You have to include the granddaddy of all slasher films in an All Hallows Eve top 10. From its bravura opening, the insistent, spartan but once heard never forgotten soundtrack, the beauty of the widescreen composition. It’s machine tooled relentless drive to entertain and scare. The way it makes a William Shatner mask turned inside out look so damn scary. You may have seen it more times than you care to remember, but once you start watching it you can’t turn it off. One of the most meticulously crafted films in any genre and one that should be the focal point of any Halloween movie marathon.

Nick Sauer
I’m generally kind of bored by vampires as they are a known quantity (especially these days) and I have always found an unknown threat much scarier. However, the cinematography in this film is incredible with a large number of iconically creepy images.
Invasion of the Body Snatchers 
Being an American, losing one’s sense of identity is a culturally inbred fear and this movie hammers on that pretty mercilessly. I really wish the movie had been allowed to end as originally intended with doctor Bennell yelling at the camera as opposed to the added framing sequence as I’m sure that would have kept me up a night or two.
Curse of the Demon
A great classic horror tale with a flawlessly executed build up of dramatic tension. The demon is pretty awesome, too.
This one is probably the scariest film for me because it could really happen. I really wish I could have seen this without knowing about the punch line because I’m sure that reveal scene in the fruit cellar would have been good for a couple of feet out of my chair.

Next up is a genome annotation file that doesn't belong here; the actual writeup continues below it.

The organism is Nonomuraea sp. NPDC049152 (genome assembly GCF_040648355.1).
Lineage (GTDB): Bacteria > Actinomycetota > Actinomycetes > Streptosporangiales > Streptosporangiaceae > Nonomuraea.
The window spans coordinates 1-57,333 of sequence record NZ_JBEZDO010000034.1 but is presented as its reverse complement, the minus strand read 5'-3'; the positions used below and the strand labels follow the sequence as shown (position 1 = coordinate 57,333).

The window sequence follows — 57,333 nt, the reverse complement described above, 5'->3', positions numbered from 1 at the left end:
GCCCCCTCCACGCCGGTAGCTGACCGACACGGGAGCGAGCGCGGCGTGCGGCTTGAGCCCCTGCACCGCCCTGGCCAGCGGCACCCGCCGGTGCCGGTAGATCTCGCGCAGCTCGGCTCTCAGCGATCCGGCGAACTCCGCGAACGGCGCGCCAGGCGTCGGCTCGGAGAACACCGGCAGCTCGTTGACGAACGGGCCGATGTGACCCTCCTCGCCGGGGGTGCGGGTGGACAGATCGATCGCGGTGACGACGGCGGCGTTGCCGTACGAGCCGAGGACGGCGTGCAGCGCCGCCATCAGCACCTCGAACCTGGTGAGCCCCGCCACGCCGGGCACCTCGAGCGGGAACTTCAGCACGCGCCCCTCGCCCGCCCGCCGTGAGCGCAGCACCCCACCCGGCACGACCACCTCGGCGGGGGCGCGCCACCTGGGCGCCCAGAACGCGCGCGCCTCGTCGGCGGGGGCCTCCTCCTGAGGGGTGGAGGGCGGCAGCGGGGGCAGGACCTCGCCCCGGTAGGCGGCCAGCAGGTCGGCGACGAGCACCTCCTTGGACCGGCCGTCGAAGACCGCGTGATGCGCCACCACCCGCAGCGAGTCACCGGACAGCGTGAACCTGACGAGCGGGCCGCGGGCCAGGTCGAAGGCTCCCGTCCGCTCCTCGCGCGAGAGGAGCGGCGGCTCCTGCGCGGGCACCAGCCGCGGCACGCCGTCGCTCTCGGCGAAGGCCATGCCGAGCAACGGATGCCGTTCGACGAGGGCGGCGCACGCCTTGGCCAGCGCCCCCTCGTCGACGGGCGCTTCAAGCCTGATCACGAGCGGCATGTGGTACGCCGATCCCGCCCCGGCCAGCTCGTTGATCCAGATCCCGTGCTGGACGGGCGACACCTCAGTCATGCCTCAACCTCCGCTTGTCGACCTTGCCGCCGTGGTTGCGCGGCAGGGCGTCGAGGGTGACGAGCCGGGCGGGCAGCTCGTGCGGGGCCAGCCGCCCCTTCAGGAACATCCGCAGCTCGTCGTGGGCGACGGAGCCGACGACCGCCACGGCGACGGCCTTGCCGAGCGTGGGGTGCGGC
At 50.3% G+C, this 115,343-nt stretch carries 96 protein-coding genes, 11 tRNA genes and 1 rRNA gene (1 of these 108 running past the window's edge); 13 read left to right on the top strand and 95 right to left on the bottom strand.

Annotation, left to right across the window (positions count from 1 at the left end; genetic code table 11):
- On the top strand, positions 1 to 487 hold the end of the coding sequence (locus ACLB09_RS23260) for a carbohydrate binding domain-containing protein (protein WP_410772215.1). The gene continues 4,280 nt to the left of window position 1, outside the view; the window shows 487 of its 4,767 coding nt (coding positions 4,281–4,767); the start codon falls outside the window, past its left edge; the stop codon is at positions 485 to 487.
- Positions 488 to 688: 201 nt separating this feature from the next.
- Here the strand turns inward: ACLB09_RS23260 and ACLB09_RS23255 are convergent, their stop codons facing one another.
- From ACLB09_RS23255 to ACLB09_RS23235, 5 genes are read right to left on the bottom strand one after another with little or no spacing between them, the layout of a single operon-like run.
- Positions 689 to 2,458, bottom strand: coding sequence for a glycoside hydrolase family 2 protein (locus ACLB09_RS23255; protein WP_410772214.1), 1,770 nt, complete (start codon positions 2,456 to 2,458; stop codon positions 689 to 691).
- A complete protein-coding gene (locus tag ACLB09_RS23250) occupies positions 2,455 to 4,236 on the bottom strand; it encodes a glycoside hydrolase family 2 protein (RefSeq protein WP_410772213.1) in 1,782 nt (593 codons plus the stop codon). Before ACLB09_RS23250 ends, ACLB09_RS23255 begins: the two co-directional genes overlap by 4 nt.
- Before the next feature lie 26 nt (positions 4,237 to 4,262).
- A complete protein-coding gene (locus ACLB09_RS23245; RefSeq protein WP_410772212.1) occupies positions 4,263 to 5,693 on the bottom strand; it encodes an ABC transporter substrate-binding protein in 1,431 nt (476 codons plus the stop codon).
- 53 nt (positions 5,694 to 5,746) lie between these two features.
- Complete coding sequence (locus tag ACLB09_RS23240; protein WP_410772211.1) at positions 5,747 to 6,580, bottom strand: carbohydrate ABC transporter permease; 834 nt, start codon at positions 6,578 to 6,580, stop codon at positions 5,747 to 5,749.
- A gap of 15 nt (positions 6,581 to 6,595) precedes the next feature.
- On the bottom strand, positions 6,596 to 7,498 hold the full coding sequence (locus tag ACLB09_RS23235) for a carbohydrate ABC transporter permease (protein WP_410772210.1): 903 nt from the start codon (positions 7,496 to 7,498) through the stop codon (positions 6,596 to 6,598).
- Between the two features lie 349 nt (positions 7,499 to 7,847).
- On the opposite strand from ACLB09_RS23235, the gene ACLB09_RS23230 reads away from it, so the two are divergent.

Rosemary’s Baby
Great surreal camera work adds to the horror of Rosemary’s paranoia turning out to be true because everyone around her really is part of the conspiracy. Her resignation at the conclusion in accepting her child was a really nihilistic gut punch.
Night of the Living Dead
The authenticity of this film is what makes the otherwise fantastic situation credible. The news reports are in the same style as Orson Welles’ 1938 War of the Worlds radio play and the characters' self-motivated behavior makes them that much more believable as well. The real horror is that, if they were just able to cooperate, they all could have easily survived the night.
The Exorcist
While there is a gore element that the movie is famous for, the more profound effect on me was the sheer randomness of Regan’s possession. The scene of Pazuzu at the end is some incredibly creepy cinematography.
The Wicker Man
I guess finding out that everyone really is out to get you is one of my weaknesses as, like in 'Rosemary’s Baby', Sergeant Howie lands in this situation from the start of the film. The end scene where Howie finds out that his god either doesn’t exist, doesn’t care, or at the very least is not powerful enough to help him is a pretty devastating final moment for the character.
When I talk about the unknown being more scary to me this is one of my “go to” examples. In addition to not knowing exactly what is coming next, the film’s tension is unrelenting to the point that I remember one reviewer of the day comparing it to an inquisition torturer.

The Ring (2002)
I watch a lot of stuff on DVD now but before that it was video tape so, the scene of the girl coming out of the TV set really hit me where I live. I also liked the faux conclusion with the attempt to help the girl proving to be a red herring and, instead, Rachael having to save her son by forcing him to do something that is likely to leave him deeply psychologically scared.